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Chinese Explorers to Set up Seismic Stations in Antarctica
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Chinese scientists will set up two seismic stations in Antarctica later this year to measure tremors and tectonic movements on the continent, a geologist said on Friday.

The two broadband seismic stations will be installed at Eagle Camp, 806 kilometers from Zhongshan Station, one of China's two permanent exploration stations, and Dome-A, the highest point on the continent about 4,093 meters above sea level, said An Meijian, a researcher with the Beijing-based Chinese Academy of Geological Sciences.

An and 16 other potential Antarctic explorers are currently receiving a two-week field training program in Tibet that will prepare them for China's 24th Antarctic expedition scheduled for October.

Upon their return from the expedition, An said they would have extracted the first batch of surveillance data. Through an analysis of the data, they would expect to work out seismic images of the crust and upper mantle beneath the two observation sites, he said.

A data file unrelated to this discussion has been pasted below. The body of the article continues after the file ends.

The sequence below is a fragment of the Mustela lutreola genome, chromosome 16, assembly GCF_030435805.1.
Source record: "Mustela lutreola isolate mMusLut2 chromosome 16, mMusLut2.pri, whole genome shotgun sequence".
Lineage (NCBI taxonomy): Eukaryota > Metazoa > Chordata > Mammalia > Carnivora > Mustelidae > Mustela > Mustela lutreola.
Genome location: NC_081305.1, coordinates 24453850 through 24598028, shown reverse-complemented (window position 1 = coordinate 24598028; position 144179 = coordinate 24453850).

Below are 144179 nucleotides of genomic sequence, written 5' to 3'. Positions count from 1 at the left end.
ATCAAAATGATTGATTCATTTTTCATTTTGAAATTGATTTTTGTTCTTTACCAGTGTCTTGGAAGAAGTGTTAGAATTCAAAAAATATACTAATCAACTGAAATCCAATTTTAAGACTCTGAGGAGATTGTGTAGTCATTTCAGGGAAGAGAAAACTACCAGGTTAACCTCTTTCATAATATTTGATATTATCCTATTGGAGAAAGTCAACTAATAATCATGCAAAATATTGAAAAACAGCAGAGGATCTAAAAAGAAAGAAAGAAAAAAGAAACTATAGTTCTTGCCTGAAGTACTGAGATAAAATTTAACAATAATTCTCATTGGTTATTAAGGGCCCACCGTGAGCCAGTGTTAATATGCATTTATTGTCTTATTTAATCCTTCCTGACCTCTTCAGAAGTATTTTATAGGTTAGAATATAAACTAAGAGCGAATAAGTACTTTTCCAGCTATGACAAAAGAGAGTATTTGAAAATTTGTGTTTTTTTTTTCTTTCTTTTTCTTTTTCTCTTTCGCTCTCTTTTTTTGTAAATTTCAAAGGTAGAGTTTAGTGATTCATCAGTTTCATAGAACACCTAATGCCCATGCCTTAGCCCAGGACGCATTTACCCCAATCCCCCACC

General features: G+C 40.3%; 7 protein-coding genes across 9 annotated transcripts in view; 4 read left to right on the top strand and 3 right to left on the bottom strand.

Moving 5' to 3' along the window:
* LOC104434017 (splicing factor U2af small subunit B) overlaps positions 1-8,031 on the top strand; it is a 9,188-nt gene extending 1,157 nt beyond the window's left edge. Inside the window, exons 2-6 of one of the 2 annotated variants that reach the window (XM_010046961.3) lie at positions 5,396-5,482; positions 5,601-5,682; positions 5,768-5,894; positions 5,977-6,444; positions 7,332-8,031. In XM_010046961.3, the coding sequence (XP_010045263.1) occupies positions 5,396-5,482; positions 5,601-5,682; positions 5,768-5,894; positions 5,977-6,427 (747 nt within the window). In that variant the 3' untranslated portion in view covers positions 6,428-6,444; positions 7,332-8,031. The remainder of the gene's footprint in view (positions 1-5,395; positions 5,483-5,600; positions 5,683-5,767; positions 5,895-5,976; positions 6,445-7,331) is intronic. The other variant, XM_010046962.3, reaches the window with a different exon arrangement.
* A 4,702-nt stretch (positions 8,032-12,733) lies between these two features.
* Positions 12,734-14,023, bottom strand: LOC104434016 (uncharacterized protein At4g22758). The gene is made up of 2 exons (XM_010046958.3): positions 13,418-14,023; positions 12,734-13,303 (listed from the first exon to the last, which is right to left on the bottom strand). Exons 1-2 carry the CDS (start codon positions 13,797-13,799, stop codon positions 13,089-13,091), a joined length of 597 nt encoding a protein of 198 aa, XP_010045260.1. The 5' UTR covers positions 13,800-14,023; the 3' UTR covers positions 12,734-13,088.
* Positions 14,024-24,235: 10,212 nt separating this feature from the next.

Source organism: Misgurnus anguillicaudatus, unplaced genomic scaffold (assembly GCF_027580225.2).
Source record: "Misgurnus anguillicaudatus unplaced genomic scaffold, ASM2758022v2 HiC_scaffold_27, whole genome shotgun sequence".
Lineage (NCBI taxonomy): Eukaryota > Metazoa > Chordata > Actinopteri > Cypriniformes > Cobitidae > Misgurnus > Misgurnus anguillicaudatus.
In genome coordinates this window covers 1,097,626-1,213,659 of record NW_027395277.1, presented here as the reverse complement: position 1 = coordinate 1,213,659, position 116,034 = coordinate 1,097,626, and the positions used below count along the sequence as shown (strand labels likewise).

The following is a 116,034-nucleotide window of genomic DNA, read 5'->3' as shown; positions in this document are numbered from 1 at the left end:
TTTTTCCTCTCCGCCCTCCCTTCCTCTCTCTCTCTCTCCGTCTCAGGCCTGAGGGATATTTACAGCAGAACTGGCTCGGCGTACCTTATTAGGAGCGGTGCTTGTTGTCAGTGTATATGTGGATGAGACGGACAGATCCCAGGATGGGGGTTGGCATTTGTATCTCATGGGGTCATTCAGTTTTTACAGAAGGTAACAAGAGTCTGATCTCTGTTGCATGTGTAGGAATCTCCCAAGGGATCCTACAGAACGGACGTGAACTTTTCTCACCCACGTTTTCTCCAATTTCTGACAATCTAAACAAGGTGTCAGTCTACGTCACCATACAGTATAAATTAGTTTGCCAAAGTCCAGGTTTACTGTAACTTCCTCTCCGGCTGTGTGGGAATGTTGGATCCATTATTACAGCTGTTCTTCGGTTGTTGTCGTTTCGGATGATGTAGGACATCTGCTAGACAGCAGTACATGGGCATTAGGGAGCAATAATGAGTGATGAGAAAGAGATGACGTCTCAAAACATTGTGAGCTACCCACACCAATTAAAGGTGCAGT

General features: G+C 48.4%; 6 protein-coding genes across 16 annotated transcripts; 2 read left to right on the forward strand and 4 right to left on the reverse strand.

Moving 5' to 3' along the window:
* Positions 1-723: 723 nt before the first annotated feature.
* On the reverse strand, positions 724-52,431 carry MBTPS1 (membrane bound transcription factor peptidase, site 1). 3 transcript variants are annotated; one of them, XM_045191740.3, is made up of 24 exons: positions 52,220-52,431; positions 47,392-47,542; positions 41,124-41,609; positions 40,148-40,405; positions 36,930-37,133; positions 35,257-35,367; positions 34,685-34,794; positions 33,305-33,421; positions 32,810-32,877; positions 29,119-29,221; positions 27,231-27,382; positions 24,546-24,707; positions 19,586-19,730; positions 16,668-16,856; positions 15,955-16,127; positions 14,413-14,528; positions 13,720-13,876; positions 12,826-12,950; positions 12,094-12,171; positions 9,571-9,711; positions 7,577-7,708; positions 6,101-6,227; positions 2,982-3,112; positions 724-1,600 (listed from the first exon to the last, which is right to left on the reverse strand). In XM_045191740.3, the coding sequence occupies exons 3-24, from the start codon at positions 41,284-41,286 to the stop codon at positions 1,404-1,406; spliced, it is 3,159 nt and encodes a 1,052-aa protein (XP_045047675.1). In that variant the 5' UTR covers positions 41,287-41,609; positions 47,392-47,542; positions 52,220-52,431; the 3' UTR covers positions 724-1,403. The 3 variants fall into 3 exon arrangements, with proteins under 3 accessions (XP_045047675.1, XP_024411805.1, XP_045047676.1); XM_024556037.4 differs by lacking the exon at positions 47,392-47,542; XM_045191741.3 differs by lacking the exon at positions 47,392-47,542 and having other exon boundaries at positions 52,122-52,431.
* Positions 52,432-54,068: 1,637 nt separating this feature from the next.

"We'll also refer to data obtained by international scientists and work out a detailed tectonic map of the Antarctic icecap," he said.

Worldwide scientists are increasingly keen on the research into the tectonic movements of Antarctica, which used to be two plates that pulled away from each other in the northern Ross Sea between 28 and 40 million years ago.

"The two plates have since solidified into one, which is what confused geologists," said An.

The Chinese expedition team, consisting 219 explorers, will also fix the site of China's third scientific research station at the South Pole, a planned observatory with seven telescopes and one acoustic radar at Dome-A.

Construction of the new station is part of the country's contribution to International Polar Year (IPY) 2007/2008 which runs from March 1, 2007, to March 1, 2008.

The observatory will be used for scientific research in summer but will eventually be developed into a permanent station capable of accommodating scientific research all year round, said E Dongchen, director of the Chinese Antarctic Center of Surveying and Mapping.

Scientists will install a wireless sensor network to monitor Antarctic glacial changes, said Dr. Cheng Xiao, a remote sensing specialist of the Chinese Academy of Sciences.

(Xinhua News Agency August 25, 2007)

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